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Stay-at-Home Millionaires on the Rise in England; Blackberry’s Rollercoaster Life; Obama’s Back to Africa Campaign Not Resonating with U.S. Business

Stay-at-Home Millionaires on the Rise in England (CNBC)

Britain’s Zoopla Property Group’s 2013 Property Rich List got a lot thicker this year with the addition of 77,894 new names to its ranks. If you’re unfamiliar with this list, it publishes the names of every home owner in England whose property value is over one million pounds ($1.5 million), and that list grew by 32 percent last year. Does that mean property investors should queue up to buy British? Well, only if they’re in the crème de la cream of the class. “Property values in these super-prime areas are astronomically high and have risen substantially over the past year,” said Lawrence Hall, head of communications at Zoopla. So, if your idea of investing also means putting money into your reputation, buy British.

Blackberry’s Rollercoaster Life (YahooFinance)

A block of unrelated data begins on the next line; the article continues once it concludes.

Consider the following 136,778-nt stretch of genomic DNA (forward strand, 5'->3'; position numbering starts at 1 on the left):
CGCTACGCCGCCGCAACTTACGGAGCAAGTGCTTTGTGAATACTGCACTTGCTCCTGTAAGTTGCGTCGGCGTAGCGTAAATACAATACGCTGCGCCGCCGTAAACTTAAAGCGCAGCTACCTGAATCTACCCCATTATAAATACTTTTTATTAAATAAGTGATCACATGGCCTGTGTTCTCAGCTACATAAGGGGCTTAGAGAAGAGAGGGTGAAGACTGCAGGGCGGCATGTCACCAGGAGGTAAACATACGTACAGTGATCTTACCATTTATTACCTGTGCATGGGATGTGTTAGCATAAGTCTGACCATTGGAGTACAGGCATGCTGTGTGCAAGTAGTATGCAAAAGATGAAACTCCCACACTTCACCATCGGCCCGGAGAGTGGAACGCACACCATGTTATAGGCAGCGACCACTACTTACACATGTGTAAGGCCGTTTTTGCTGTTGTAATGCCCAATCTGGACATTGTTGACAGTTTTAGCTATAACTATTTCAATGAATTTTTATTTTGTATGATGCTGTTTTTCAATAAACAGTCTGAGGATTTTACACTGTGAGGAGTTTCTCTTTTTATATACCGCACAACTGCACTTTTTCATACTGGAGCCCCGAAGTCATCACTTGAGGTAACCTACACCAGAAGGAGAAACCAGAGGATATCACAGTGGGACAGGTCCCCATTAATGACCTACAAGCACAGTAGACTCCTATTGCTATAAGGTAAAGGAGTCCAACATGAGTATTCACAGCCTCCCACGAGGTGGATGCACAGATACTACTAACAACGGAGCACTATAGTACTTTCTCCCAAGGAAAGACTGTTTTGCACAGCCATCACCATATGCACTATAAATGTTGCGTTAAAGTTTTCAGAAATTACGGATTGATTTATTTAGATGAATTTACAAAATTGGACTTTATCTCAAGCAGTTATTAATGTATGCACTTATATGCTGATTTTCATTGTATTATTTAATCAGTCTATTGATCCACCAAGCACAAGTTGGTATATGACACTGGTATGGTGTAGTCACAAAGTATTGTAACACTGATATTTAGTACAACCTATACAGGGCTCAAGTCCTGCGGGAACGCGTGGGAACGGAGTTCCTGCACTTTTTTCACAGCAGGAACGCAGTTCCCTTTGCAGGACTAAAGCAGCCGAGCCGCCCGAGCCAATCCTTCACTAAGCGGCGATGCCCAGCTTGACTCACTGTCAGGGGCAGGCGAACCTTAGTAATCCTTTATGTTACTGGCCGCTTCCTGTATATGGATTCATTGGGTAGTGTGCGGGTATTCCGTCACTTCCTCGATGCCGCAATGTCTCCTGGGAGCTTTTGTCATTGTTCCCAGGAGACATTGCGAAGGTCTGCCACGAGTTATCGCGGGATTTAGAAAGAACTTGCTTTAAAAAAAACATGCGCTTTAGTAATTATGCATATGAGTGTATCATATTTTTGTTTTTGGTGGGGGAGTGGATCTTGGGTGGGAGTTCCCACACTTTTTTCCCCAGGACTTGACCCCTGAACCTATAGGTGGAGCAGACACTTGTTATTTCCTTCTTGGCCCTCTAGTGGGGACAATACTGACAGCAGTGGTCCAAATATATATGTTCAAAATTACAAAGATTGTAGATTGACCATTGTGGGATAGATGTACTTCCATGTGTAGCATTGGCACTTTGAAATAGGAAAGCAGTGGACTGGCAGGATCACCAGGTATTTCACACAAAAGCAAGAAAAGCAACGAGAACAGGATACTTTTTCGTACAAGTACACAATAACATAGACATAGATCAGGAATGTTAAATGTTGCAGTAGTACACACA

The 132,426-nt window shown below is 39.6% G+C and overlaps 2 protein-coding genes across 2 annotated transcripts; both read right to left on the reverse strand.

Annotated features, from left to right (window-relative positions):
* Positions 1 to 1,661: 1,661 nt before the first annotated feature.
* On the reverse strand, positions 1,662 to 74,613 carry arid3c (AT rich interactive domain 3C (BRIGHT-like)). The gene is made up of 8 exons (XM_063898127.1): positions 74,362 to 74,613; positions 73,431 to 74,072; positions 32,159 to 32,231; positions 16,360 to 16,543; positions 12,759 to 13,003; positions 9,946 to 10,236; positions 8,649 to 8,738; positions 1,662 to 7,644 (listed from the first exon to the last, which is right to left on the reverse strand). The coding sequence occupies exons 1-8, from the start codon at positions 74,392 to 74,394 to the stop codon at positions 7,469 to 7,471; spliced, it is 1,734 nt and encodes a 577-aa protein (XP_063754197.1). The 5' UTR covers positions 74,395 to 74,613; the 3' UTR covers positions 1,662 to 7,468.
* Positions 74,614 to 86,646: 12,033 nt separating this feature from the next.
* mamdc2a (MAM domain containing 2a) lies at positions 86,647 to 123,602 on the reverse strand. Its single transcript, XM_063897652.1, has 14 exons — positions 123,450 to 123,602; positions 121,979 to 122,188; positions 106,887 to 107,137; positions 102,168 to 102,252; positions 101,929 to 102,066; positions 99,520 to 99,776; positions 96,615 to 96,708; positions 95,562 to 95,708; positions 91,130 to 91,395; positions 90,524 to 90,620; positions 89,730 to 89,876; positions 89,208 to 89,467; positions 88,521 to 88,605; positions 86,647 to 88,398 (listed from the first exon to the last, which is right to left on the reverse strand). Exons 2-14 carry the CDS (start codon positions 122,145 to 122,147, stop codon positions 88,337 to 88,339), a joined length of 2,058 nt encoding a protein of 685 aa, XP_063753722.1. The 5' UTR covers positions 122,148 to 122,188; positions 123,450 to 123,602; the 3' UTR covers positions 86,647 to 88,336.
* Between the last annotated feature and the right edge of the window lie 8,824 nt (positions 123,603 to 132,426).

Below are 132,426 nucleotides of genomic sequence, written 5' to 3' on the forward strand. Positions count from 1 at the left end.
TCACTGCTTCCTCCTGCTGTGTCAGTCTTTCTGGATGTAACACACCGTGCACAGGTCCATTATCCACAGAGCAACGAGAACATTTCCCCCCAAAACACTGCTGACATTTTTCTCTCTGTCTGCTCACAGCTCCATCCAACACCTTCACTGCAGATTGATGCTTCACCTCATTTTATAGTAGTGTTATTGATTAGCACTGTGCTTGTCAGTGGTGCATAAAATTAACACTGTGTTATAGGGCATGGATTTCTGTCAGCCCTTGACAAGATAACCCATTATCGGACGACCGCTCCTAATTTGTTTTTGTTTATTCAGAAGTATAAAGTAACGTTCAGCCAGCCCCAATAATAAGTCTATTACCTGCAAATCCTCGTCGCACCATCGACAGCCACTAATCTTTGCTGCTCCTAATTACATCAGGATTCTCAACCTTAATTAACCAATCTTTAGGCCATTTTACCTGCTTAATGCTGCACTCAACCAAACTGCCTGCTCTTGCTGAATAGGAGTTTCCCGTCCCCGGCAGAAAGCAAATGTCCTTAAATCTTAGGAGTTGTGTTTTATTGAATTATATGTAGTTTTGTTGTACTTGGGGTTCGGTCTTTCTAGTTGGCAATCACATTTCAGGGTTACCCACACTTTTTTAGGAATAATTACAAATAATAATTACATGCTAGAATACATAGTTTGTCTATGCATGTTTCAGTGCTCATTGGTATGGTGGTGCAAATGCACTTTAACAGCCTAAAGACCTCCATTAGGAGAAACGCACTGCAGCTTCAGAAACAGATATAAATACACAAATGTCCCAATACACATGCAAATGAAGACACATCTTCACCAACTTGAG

Despite playing catchup to Google’s Android and Apple’s iOS operating systems in smart phones, Blackberry still is running full-steam ahead — or at least, as full-steam ahead as possible. And that should be enough to beat Q2 estimates. If the company does beat expectations, Michaeal Genovese, managing director at MKM Partners, said investors will be able to get a good sell price. Blackberry is going to beat the quarter on “headline numbers,” he added. “Revenues, gross margins, EPS should all be pretty strongly above where the sell-side consensus is right now,” Genovese said. But that improvement won’t last, since Genovese claims that Blackberry’s subscriber base has lost 3 million users in Q412, and is expected to lose the same number again. When the company releases Q2 numbers today, you may want to consider hanging up on RIMM, Blackberry’s manufacturer.

Obama’s Back to Africa Campaign Not Resonating with U.S. Business (Bloomberg)

European and Chinese interests still far outpace U.S. investment in Africa, even a year after President Obama urged American companies to expand into the continent that’s home to six of the world’s 10 fastest-growing economies. Even if the president described Africa as “the world’s next major economic success story,” businesses still are staying away in droves, citing corruption, security risks and trade challenges as the main barriers to entry. However, global titans such as Wal-Mart or Chevron — companies with the infrastructure and financial backing to overcome those barriers — already are making headway in the former “dark continent.” How long it’ll take for investors to embrace Africa is anyone’s guess, but for those hardy souls tolerant of risk, the rewards could be enormous.

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